I am here by the grace of God and am what I am new experience awats me on every hand — I am ill now in bed but tomorrow doubtless will be well. Thank God for friends. Thank God I can find them. I am tired a little of the turmoil of life but not disheartened. The spirit is willing but the flesh is weak.
  • Salem N.Y. Sept 11
    I am feeling the [?] freshness of youth come to me. I no longer question what is love? I know it is a rest. A pure confidence. A strength added. I am thankful. Do not forget God in the fullness of my new love life. Every thing looks beautiful — never so beautiful before. Aug 20th 1863 Gorhen Ct.
    Another year gone. Would not retrace it. Am happy. Find life has it [sic] work i every phase. The labor of love is sweet refining all the soul. God give us strength of will and purpose to do right. To live pure beautiful and holy lives. Looking
  • Oct 9th A little year is gone Lyman and I are happy in each others love. I cannot say as I am perfectly satisfied. I am content. I look for a realization of my fondest dreams as yet no Ship is sailing toward us from unknown seas! If he could talk to me more if I could talk to him more as I want to I should like it. In Gods own time All will be well.
  • Feb 13th 1866
    God has spend [?] us to see this another year. We are forgetful of his mercies sometimes forgetful of each other but we turn to Him alone who is able to save all that come unto him and forgiving each other if we pain one another bu carelessness or neglect or worse anger. And so our lives run on. Am fearful my life is not widening much, not expanding as it ought. I shall have to guard against falling into a hum drum sort of life. Wishing to do my homely duties well, but not content with this I must advance — Oh love Oh Life where are they promises? Does the future hold more than the past? A. [G ?] Love — I have you — But Life what art Though! a vexing delusion!
  • Jan [?] 1867 [very very faint]
    A strong reality. A sorrowful joy and a joyful sorrow. So mixed — so troubled It seems to me life is growing in me more and more a hard reality not [? as] beautiful as hope and fancy [] else we would forget to look beyond for the substance of which this life is but an idea. Well for us we cannot realize all [] [] else we would quit work to [] []. This gives us happy [energy?], strengthens our wills makes us strong for good — thanks [?]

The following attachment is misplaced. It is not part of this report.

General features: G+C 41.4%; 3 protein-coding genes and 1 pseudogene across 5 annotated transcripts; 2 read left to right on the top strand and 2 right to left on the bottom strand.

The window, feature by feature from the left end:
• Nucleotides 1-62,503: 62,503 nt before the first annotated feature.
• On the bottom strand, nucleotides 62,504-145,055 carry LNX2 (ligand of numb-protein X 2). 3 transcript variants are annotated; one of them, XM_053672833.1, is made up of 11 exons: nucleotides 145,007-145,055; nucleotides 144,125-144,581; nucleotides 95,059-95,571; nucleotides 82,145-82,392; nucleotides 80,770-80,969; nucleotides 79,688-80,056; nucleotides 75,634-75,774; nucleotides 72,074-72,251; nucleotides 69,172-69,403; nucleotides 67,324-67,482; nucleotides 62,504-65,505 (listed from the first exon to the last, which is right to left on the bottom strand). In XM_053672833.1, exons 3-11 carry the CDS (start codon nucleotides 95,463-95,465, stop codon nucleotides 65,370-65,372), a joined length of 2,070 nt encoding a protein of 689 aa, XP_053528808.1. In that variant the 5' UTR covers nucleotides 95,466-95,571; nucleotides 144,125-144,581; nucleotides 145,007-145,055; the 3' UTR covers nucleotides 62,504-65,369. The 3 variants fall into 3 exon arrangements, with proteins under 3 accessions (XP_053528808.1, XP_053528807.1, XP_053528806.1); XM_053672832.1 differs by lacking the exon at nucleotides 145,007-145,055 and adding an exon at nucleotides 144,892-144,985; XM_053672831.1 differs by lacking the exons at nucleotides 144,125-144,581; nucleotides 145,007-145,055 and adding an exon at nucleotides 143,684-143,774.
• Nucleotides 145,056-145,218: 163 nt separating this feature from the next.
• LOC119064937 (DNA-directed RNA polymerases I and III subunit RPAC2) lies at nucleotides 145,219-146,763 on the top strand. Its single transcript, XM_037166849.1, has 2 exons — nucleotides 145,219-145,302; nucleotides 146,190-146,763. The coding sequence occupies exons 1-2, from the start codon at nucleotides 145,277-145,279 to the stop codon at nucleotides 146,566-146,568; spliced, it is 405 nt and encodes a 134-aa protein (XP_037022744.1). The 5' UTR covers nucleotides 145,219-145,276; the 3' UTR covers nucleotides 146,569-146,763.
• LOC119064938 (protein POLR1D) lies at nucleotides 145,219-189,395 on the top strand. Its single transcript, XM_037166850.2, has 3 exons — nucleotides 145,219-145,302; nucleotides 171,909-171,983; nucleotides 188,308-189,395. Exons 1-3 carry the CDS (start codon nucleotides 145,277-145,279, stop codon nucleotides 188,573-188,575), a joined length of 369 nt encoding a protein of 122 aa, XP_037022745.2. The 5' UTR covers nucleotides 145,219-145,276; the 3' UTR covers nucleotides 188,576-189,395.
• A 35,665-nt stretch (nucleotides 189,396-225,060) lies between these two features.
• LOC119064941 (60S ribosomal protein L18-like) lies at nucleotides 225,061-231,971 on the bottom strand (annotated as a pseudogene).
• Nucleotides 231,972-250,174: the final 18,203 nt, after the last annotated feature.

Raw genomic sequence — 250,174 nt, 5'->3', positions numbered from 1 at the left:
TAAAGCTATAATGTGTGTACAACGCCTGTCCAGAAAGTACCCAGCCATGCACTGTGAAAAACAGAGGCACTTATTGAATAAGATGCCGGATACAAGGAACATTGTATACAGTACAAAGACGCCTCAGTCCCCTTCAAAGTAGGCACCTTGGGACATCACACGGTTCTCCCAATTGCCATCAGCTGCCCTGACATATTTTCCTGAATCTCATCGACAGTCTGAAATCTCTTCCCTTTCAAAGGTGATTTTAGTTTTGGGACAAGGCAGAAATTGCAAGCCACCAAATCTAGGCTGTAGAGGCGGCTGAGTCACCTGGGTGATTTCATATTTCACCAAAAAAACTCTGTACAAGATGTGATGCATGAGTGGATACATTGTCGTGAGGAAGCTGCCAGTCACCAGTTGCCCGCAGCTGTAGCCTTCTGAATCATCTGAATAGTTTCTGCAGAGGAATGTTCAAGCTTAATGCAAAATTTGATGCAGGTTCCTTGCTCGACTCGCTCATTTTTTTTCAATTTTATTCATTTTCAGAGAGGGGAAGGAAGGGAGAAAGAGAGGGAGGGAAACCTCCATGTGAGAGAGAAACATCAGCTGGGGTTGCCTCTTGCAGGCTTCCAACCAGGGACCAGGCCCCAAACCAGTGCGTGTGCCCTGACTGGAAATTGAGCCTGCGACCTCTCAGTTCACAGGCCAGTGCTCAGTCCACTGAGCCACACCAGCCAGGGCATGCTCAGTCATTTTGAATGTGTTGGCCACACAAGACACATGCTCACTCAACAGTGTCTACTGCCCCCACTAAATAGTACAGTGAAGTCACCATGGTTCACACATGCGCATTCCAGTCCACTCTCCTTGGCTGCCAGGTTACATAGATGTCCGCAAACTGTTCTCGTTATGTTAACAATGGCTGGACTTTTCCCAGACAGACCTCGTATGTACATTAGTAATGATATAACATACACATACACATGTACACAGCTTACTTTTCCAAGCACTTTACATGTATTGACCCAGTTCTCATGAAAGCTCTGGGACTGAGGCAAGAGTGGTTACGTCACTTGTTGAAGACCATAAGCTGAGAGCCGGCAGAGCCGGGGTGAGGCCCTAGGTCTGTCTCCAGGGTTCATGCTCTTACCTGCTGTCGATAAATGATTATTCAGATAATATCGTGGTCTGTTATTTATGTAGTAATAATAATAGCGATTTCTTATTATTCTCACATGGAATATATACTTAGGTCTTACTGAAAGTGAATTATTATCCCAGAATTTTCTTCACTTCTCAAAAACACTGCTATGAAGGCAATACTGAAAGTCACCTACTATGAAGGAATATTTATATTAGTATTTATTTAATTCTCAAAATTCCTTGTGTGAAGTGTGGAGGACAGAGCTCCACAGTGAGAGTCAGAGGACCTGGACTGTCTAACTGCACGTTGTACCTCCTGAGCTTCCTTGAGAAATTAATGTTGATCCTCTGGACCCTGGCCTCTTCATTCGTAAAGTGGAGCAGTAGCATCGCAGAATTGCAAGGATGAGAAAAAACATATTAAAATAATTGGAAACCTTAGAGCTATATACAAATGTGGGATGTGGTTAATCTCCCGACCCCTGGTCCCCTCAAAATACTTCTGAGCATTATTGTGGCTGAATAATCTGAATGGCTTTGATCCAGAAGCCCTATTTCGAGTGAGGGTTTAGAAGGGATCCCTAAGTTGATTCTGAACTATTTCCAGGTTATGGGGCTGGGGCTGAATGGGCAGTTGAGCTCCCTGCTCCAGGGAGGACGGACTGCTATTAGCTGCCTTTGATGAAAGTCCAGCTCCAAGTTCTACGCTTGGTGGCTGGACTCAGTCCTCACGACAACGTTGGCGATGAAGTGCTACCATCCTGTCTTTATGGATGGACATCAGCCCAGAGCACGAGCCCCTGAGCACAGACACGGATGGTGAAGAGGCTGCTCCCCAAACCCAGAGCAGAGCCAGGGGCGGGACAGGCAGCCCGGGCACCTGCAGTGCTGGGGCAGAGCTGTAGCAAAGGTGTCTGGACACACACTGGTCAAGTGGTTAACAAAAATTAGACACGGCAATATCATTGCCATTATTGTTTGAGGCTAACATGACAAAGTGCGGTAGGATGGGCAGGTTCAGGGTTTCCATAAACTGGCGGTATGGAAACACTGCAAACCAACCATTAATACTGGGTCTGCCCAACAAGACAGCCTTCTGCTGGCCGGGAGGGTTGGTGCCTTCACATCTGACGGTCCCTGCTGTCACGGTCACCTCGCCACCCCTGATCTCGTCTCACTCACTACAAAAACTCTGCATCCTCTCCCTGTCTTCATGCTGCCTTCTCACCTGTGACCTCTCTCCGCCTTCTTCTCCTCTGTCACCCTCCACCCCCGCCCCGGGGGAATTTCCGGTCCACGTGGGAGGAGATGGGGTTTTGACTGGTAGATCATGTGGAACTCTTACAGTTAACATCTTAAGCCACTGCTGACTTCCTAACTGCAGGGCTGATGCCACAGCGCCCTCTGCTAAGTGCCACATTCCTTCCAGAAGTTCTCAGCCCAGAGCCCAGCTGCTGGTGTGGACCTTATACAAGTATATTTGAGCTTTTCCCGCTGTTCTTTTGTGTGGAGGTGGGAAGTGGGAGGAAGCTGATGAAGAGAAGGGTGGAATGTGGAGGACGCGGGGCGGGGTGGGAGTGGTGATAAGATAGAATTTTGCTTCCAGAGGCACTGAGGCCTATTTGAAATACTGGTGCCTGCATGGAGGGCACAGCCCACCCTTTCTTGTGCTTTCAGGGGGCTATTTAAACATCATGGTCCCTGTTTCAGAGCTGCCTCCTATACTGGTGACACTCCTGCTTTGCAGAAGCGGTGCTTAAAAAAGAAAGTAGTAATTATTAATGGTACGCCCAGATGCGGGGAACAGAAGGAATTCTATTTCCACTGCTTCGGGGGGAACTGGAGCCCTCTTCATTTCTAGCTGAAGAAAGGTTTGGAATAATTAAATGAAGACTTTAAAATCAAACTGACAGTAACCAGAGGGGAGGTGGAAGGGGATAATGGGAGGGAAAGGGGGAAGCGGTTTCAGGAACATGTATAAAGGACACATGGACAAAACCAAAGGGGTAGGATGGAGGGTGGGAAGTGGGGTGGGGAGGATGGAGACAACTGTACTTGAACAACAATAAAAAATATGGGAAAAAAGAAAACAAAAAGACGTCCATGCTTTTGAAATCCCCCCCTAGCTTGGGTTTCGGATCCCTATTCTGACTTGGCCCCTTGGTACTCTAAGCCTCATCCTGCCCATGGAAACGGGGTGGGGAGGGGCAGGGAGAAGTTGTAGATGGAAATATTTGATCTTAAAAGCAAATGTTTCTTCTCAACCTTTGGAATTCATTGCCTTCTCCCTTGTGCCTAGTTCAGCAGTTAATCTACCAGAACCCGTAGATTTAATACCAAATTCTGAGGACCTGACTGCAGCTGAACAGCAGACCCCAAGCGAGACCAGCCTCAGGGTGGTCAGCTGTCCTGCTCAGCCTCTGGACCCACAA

diary entries, 1867-69

  • Feb 3d 67
  • Sep 9th 67
  • 1868 — Himman
    I find I seek this book and write more as a refuge — or a place in which I can express my thoughts there by relieving my spirit of some of its madness — If my sister was here If my mother could be with me a little while I should be glad I feel so among strangers sometimes. striving to make kind ways wasy to me &mdash and to others — failing from weakness — failing for want of goodness — Alas! there is no help for me &mdash am quite alone I have strange dreams of the future — God help me keep this year to Him and true to myself.—
  • Feb 16th
  • Nov 3d 1869
    I have been thinking a long time of writing some where my fears as regards myself. I am thinking I shall not live long. It is hard for me to think of dying now. There has been times when I have longed and prayed for death. I do not now. I am only fearful I may die before I get my work done. I should be glad to live to be old to help Lyman. to do something worthy [?]. I hope I may but I cannot get ride of the dreadful presentiment that I shall die soon — I mean to get ready so I may not have regretting little things left undone. I mean to make my will get my life insured and so forth — It will do no harm to get ready at any rate. I wish to live but if I cannot I cannot, God’s will be done.
  • 1876 Dcem 5
    I see by the above what halucination possess one at times — Probably I as dyspeptic at the time it was written — Since then I have come very near dying — It is not dreadful to contemplate — Everything will go right on just the same if I should die tonight — Gods great purposes and plans will be wrought out. I am but a cypher in the great sum of human existence — Everything works for good to those who love the Lord — I am satisfied
  • 1878 Feb 12

who was Mary E. Gilman?

At we find this entry for Mary E. Gilman :

2. Orville Pool Gilman was born 15 SEP 1805 in Jaffrey, Cheshire, N.H., and died 16 MAY 1863 in Salem, Washington, N.Y.. He was the son of 4. Daniel Gilman and 5. Mary B. Stickney.

3. Almira Butler was born 8 OCT 1811 in Hinsdale, Cheshire, N.H., and died 17 OCT 1872 in Salem, Washington, N.Y.. She was the daughter of 6. Josiah Butler and 7. Fanny Liscom Tower.

Children of Almira Butler and Orville Pool Gilman are:

i. Mary E. Gilman was born 1836 in Wardsboro, Windham, Vt.
ii. Charles Orville T. Gilman was born 13 SEP 1840 in Wardsboro, Windham, Vt., and died 21 FEB 1875 in Salem, Washington, N.Y.
iii. Elvira Gilman was born 1843 in Salem, Washington, N.Y.
iv. Benjamin Brodie Gilman was born 1845 in Salem, Washington, N.Y.. He married Josie Gilman_nee_unkn. She was born 1845 in ., , Ct.
v. Emma Frances Gilman was born 25 MAY 1849 in Salem, Washington, N.Y.
vi. John D. Gilman was born 1850 in Salem, Washington, N.Y.
vii. Ida M. Gilman was born 1858 in Salem, Washington, N.Y.

here (accessed 30 December 2009);

but no mention of Osceola Gilman ?